Posey's mercurial past couple of weeks-- two grand slam homers in five days!-- has moved him up to sixth in the league in RBI... Five Giants-- Posey, Joe Panik, Crawford, Belt, and Aoki-- all have scored more than 30 runs; only Washington and the Mets have five players who've done the same... Paul Goldschmidt's hitting .354 and leading the league in walks, and in OBP with .473... Giancarlo Stanton, Bryce Harper, and Cincinnati's Todd Frazier lead the slugging parade, with Goldschmidt also weighing in because he has so darn many hits... Goldschmidt is one of only three NL regulars who's walked more than he's struck out, the others being two of our guys, Posey and Aoki... Joe Panik is ninth in the league in batting at .310 and he's leading the team in runs. Yes, he's for real... The aforementioned Rizzo of the Cubs has been hit by the pitch 14 times, which leads the league. Whatever it takes, right?... Casey McGehee, despite only 136 plate appearances, has grounded into 14 double plays, tied for the NL lead with a guy who has 292 PAs. Were McGehee allowed to play a full season, he'd break Jim Rice's record of 36 by August... Aoki and Howie Kendrick are the two most likely NL starters to hit a ground ball. Meanwhile, Curtis Granderson of the Mets is twice as likely to put the ball in the air... In terms of bang-for-your-buck, nobody's doing better than our own Matt Duffy. The dear departed Pablo Sandoval is having a good year in Boston, right in line with his career numbers: .275/.324/.408, 24 runs, 24 RBI, six homers. Now review Brother Duffy: .288/.338/.439, 23 runs scored and 34 RBI. Even discounting Fenway Park's decided offensive advantage over AT&T, those are great comps-- and, of course, Pablo's cashing a $17.5 million check from the Sox this year. The Giants are paying Duffy 1/35 of that, or $500,000.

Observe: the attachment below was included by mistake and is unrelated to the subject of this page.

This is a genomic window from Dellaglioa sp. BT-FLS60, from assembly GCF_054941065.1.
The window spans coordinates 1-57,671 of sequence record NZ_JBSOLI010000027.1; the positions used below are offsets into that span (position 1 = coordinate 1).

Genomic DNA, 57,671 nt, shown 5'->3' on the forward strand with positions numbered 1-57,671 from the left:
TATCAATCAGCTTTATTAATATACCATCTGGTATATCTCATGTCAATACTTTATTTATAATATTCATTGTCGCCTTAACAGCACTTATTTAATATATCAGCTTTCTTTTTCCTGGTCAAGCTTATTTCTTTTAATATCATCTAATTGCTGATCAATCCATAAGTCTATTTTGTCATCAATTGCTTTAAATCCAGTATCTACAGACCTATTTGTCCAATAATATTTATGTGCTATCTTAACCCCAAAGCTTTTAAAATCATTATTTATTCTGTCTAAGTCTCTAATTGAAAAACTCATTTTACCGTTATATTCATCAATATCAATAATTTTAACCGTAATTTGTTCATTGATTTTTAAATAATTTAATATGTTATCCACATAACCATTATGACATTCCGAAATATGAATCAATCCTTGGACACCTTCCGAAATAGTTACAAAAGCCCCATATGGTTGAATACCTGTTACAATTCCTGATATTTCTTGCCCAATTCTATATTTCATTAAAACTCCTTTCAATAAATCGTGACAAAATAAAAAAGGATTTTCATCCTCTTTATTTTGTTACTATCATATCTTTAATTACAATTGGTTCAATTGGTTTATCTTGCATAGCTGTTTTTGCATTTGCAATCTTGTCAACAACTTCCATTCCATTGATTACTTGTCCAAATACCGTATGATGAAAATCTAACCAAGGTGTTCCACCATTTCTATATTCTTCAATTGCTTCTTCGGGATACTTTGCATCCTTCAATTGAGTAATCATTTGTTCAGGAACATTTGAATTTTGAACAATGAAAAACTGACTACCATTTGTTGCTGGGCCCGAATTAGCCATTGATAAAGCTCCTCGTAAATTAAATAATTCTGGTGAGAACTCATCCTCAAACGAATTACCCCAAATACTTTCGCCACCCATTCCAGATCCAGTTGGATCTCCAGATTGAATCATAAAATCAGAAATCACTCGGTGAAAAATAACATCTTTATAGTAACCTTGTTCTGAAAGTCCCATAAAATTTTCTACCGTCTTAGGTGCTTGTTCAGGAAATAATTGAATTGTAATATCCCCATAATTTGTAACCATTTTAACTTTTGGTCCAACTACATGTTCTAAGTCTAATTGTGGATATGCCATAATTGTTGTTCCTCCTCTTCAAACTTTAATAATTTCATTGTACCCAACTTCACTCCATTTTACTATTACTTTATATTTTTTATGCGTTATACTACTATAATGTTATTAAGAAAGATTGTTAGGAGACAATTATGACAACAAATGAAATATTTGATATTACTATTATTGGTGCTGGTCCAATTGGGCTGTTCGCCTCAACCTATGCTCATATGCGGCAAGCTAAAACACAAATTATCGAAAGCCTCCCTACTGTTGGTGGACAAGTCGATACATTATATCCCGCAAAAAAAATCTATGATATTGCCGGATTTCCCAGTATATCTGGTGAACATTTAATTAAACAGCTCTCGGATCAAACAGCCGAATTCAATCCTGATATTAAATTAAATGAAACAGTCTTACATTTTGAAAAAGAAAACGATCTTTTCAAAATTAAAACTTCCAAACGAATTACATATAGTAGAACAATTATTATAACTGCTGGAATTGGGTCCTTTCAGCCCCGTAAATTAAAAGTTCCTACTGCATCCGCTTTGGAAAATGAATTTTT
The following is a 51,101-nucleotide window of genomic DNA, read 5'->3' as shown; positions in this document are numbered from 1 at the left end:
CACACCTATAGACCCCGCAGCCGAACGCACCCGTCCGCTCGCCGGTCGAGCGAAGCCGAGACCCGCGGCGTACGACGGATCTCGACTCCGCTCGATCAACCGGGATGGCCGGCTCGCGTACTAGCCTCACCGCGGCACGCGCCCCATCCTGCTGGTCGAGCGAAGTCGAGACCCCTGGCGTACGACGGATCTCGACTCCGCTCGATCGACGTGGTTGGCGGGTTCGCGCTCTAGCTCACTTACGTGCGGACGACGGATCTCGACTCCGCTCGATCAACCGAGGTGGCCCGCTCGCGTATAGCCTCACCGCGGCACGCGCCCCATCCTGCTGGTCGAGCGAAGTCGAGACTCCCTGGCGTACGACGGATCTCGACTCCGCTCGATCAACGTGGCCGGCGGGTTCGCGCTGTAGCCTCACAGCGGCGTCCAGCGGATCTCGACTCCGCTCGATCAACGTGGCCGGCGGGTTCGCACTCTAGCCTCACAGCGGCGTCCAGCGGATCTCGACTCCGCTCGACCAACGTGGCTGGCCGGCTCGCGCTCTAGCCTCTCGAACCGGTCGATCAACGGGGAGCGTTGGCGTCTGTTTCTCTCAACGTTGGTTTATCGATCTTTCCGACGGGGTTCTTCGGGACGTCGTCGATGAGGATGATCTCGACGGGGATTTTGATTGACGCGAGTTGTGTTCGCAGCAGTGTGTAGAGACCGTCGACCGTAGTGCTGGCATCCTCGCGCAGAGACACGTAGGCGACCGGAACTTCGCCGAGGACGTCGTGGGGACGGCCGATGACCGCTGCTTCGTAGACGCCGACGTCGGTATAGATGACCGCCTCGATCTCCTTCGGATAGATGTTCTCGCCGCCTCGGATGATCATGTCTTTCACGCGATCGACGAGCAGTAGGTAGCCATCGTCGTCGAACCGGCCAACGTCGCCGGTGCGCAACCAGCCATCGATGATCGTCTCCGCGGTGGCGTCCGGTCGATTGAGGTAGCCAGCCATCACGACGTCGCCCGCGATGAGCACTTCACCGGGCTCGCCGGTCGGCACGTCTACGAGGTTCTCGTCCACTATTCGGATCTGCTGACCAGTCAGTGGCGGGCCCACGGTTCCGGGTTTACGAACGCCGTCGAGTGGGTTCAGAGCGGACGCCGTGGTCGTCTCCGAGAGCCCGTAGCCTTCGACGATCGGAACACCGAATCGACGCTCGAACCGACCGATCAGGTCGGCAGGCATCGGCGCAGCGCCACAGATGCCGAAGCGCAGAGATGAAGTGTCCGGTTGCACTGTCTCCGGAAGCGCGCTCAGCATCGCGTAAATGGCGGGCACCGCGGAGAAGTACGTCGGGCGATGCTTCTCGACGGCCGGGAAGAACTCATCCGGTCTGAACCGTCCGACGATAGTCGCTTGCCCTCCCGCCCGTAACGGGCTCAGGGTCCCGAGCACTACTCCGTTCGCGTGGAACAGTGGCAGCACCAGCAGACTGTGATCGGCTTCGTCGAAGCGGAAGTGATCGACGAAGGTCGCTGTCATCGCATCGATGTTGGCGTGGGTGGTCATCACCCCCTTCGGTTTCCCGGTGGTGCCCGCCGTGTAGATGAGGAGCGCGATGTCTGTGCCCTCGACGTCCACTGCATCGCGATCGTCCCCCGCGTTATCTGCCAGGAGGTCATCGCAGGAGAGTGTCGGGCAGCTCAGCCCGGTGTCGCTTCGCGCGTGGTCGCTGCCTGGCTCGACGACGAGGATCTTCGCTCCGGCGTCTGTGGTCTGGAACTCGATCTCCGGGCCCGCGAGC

Clayton Kershaw still leads the league in strikeouts, he's tenth in WHIP (right there with Madison Bumgarner) and his 3.33 ERA is still in the top twenty, but the two-time reigning Cy Young winner is only 5-5 on the year and that's what they look at first... Teammate Zack Greinke is "only" 5-2, but at 1.70 he leads the Nats' Max Scherzer by a run or so. Scherzer, who has to rate as the offseason's top pickup, has 123 strikeouts already and an ungodly WHIP of .080. How in the devil has he lost five games already?... Look, there's the Cards' Lance Lynn, Michael Wacha, and Carlos Martinez in order at 2.84, 2.85, and 2.89, with a combined 22-10 mark... Though he's pitched only 32 innings, Cincy's amazing Aroldis Chapman is second in the league with five wild pitches. Of course, when you consider he's struck out 56 men in those 32 innings and held opponents to a .193 average, a few slingshots to the backstop are worth the price... Still, having a closer who's already walked as many men as Zack Grienke is sure to give you a few sleepless nights... Cole "Trade Bait" Hamels is the hardest-workin' pitcher in the league, having faced more batters and thrown more pitches than anyone. James Shields, whom the Giants avidly pursued during the offseason and then beat up on yesterday, is another who's puttin' in the labor, as are Kershaw and Bumgarner... Shields is 7-2 with a 4.24 ERA while Hamels is a run lower at 3.26 but sports a 5-6 mark. Both are among the league leaders in strikeouts. No wonder the Phillies are asking so much for Hamels, and we have to figure he will go somewhere within the next thirty days.